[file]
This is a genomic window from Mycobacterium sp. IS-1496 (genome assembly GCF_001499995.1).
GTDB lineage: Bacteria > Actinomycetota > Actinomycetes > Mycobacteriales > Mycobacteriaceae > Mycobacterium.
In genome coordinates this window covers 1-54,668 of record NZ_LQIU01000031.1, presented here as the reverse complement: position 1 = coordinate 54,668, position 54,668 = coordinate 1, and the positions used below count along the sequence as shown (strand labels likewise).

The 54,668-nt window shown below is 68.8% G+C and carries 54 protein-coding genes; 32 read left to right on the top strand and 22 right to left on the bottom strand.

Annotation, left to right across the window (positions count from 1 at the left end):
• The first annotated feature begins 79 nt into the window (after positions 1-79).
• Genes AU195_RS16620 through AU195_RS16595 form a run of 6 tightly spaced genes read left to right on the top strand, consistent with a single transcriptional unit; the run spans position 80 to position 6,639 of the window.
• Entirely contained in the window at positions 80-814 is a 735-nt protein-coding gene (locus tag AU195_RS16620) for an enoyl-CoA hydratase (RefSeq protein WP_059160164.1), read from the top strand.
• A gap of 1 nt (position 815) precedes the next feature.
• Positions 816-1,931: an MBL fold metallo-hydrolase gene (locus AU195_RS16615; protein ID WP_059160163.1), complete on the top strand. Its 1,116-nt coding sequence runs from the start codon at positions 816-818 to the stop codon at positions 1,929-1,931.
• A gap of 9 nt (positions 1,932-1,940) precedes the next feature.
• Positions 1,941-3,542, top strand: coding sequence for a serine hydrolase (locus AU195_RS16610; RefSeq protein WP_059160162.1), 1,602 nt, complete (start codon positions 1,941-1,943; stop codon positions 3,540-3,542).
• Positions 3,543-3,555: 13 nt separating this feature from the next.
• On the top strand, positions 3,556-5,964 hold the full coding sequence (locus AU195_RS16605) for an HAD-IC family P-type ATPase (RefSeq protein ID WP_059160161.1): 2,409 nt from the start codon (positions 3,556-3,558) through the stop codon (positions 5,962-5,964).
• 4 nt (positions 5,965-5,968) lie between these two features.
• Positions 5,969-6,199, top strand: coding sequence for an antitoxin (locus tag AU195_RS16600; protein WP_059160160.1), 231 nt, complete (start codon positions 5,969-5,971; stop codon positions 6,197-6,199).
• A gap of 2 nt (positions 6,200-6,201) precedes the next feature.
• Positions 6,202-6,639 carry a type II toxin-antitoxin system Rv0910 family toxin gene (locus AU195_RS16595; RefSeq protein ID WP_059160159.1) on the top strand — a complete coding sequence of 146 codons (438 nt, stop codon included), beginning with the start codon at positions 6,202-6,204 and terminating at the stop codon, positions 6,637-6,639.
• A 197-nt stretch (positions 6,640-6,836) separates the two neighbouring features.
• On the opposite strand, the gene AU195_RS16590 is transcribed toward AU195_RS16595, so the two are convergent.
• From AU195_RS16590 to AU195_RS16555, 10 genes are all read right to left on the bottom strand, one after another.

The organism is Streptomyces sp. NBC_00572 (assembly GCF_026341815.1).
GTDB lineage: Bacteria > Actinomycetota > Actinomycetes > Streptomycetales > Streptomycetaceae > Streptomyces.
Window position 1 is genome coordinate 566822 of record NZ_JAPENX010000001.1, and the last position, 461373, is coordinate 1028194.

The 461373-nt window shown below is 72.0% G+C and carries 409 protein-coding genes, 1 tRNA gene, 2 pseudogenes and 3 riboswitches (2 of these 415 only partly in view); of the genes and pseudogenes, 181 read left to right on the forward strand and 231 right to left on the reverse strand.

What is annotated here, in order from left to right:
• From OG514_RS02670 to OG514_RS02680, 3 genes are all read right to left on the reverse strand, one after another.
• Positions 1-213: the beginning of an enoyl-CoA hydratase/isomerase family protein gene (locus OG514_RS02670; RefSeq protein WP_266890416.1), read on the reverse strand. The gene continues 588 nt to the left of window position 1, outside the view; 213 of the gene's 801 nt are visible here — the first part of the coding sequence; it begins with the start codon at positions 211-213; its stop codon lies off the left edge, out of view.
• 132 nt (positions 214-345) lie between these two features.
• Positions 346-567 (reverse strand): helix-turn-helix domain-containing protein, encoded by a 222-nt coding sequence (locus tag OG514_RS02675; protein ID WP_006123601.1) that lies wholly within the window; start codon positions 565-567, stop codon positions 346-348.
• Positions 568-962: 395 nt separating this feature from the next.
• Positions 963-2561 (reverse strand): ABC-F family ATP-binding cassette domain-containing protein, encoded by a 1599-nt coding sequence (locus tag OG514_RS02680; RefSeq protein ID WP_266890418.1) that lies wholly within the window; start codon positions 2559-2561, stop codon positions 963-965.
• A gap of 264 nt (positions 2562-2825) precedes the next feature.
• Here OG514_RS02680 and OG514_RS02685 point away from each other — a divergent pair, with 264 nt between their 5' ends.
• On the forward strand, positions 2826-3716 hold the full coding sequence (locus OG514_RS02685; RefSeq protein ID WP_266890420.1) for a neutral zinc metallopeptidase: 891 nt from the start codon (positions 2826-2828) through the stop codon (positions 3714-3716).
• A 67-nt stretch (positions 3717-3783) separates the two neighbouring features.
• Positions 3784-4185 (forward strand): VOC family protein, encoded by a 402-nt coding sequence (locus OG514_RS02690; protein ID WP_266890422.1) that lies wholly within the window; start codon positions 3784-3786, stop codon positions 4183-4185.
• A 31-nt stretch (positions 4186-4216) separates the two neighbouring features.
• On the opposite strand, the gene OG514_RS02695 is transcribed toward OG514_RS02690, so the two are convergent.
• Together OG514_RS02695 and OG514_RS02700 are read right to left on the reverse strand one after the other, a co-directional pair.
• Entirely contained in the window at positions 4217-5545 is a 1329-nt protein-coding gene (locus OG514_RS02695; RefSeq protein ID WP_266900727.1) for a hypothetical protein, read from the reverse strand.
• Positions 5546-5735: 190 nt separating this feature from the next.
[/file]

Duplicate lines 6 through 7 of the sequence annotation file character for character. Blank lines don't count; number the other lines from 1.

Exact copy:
• The first annotated feature begins 79 nt into the window (after positions 1-79).
• Genes AU195_RS16620 through AU195_RS16595 form a run of 6 tightly spaced genes read left to right on the top strand, consistent with a single transcriptional unit; the run spans position 80 to position 6,639 of the window.